|Half-pint (236 ml)||3/4 tsp|
|Pint (473 ml)||1 1/2 tsp|
|Quart (946 ml)||3 tsp|
|500 ml (16.9 oz)||1 5/8 tsp|
|1 L (33.8 oz)||3 1/8 tsp|
|1 1/2 L (50.7 oz)||4 3/4 tsp|
How I created the chart
Here are the steps I took to figuring out how much salt to include for each jar size.
- I started by weighing how much water would approximately fit in a one-quart jar. It’s less than the expected 946 g because it’s important to leave headspace for bubbling. So it actually came out to 915 g.
- Then I used Brad’s handy calculator to figure out how much salt was needed for 915 g. It came to a nice and even 20 g. (How lucky was that!)
- Then I compared the weight of water to the weight of a few different types of ferments. For example, a quart of sauerkraut weighed 853g, requiring 19g of salt. A quart of beets weighed 964g so it would need 21 g of salt.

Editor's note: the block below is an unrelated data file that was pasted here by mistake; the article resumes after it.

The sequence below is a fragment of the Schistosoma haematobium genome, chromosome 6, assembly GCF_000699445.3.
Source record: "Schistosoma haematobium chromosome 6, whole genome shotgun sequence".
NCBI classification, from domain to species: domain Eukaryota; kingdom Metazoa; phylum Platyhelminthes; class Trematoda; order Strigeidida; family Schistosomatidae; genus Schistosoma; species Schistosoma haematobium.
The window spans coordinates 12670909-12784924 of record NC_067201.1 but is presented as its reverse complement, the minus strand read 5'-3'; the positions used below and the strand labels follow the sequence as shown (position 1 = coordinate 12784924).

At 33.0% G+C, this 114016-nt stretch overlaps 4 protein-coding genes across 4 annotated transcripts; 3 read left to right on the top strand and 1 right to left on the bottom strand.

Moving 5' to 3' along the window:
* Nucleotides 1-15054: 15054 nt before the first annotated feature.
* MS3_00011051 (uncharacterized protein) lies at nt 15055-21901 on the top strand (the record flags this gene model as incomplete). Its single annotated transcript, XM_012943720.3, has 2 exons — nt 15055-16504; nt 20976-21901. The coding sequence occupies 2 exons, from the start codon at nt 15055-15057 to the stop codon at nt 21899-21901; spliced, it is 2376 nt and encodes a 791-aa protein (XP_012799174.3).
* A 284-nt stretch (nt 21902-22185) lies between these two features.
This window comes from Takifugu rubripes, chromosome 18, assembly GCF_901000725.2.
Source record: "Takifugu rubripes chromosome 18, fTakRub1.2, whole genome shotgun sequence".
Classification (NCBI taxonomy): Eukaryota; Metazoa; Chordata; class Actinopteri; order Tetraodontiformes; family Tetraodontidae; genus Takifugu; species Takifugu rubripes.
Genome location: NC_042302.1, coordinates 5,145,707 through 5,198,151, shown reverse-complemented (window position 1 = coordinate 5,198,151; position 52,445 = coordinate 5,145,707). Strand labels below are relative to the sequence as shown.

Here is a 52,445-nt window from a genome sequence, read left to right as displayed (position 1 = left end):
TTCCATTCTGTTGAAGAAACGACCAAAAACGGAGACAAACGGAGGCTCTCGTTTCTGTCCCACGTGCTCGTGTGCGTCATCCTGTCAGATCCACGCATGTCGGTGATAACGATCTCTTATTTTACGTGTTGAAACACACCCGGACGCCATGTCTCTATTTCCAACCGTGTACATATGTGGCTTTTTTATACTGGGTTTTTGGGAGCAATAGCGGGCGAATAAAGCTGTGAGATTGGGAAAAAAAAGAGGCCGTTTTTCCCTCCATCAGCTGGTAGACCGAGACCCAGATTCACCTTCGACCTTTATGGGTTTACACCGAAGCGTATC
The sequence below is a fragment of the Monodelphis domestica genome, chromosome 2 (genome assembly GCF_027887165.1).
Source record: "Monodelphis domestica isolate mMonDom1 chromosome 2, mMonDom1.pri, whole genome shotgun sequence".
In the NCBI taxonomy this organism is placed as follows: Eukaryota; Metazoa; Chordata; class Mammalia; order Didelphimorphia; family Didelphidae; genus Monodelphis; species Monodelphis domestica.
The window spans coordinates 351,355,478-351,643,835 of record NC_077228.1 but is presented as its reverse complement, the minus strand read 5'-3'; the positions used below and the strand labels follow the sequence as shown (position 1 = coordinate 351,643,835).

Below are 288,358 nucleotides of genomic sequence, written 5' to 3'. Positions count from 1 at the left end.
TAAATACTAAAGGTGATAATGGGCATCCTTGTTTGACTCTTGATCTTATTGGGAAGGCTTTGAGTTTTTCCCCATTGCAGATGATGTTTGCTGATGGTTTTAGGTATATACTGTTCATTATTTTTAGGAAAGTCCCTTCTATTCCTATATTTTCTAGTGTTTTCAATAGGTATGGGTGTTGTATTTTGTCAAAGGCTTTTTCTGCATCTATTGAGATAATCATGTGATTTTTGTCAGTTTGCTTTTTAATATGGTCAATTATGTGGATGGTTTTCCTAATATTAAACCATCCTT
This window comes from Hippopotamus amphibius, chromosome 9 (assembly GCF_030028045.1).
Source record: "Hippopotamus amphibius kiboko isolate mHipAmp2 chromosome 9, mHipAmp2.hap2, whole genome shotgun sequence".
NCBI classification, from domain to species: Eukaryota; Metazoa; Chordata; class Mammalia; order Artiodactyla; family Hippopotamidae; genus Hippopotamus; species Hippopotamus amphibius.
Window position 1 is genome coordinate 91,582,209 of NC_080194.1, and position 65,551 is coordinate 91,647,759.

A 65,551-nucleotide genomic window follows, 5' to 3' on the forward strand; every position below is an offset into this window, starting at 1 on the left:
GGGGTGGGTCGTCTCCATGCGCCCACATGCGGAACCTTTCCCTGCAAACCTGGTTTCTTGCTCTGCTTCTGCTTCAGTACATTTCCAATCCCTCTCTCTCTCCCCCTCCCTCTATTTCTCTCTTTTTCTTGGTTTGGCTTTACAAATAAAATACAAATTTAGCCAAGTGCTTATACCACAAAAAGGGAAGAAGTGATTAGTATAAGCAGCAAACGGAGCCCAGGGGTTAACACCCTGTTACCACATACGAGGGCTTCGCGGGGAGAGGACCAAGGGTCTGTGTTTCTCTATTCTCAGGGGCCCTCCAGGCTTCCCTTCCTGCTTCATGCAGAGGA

- I’ll admit that rounding is never perfect, but 1 gram of salt is very little. So I decided that 20 g of salt would be a nice happy medium for a quart-sized jar.
- Next, I weighed the three types of salt to figure out how much was needed for 20 g. The pickling salt and fine sea salt both needed exactly 3 tsp. The medium-fine pink Himalayan salt needed a bit more than 3 tsp.
- Thus, for those of us who don’t have a scale at home, we can use a rough ratio of 3 tsp of salt per quart size jar. It might be a bit salty for sauerkraut (2.5% brine) and a bit less salty for pickled beets (2% brine). But on average it will be nearly just right.